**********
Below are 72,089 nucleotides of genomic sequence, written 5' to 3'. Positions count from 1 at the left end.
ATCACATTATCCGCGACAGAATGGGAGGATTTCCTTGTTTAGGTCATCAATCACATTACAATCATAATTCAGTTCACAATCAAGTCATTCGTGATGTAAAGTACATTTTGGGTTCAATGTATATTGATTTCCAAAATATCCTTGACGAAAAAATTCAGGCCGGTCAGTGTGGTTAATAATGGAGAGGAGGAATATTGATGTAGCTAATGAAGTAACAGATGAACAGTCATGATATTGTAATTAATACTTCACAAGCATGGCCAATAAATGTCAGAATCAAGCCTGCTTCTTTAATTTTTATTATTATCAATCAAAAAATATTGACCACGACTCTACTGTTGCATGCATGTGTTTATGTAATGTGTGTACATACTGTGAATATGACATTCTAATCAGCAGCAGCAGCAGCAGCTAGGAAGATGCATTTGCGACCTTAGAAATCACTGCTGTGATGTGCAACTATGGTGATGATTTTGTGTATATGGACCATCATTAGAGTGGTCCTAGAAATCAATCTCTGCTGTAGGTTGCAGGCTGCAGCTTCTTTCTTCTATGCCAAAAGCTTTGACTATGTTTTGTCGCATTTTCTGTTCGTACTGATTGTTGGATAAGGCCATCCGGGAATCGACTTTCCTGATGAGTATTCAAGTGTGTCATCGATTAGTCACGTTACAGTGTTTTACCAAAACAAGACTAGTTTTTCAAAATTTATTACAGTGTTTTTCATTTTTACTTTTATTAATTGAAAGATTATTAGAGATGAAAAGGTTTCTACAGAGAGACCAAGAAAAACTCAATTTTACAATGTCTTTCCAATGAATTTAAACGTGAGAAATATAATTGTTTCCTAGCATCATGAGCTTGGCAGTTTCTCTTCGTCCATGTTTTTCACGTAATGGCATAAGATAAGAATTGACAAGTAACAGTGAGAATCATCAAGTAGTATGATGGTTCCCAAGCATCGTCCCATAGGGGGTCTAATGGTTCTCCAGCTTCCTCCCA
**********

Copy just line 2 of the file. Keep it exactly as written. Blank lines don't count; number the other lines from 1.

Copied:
ATCACATTATCCGCGACAGAATGGGAGGATTTCCTTGTTTAGGTCATCAATCACATTACAATCATAATTCAGTTCACAATCAAGTCATTCGTGATGTAAAGTACATTTTGGGTTCAATGTATATTGATTTCCAAAATATCCTTGACGAAAAAATTCAGGCCGGTCAGTGTGGTTAATAATGGAGAGGAGGAATATTGATGTAGCTAATGAAGTAACAGATGAACAGTCATGATATTGTAATTAATACTTCACAAGCATGGCCAATAAATGTCAGAATCAAGCCTGCTTCTTTAATTTTTATTATTATCAATCAAAAAATATTGACCACGACTCTACTGTTGCATGCATGTGTTTATGTAATGTGTGTACATACTGTGAATATGACATTCTAATCAGCAGCAGCAGCAGCAGCTAGGAAGATGCATTTGCGACCTTAGAAATCACTGCTGTGATGTGCAACTATGGTGATGATTTTGTGTATATGGACCATCATTAGAGTGGTCCTAGAAATCAATCTCTGCTGTAGGTTGCAGGCTGCAGCTTCTTTCTTCTATGCCAAAAGCTTTGACTATGTTTTGTCGCATTTTCTGTTCGTACTGATTGTTGGATAAGGCCATCCGGGAATCGACTTTCCTGATGAGTATTCAAGTGTGTCATCGATTAGTCACGTTACAGTGTTTTACCAAAACAAGACTAGTTTTTCAAAATTTATTACAGTGTTTTTCATTTTTACTTTTATTAATTGAAAGATTATTAGAGATGAAAAGGTTTCTACAGAGAGACCAAGAAAAACTCAATTTTACAATGTCTTTCCAATGAATTTAAACGTGAGAAATATAATTGTTTCCTAGCATCATGAGCTTGGCAGTTTCTCTTCGTCCATGTTTTTCACGTAATGGCATAAGATAAGAATTGACAAGTAACAGTGAGAATCATCAAGTAGTATGATGGTTCCCAAGCATCGTCCCATAGGGGGTCTAATGGTTCTCCAGCTTCCTCCCA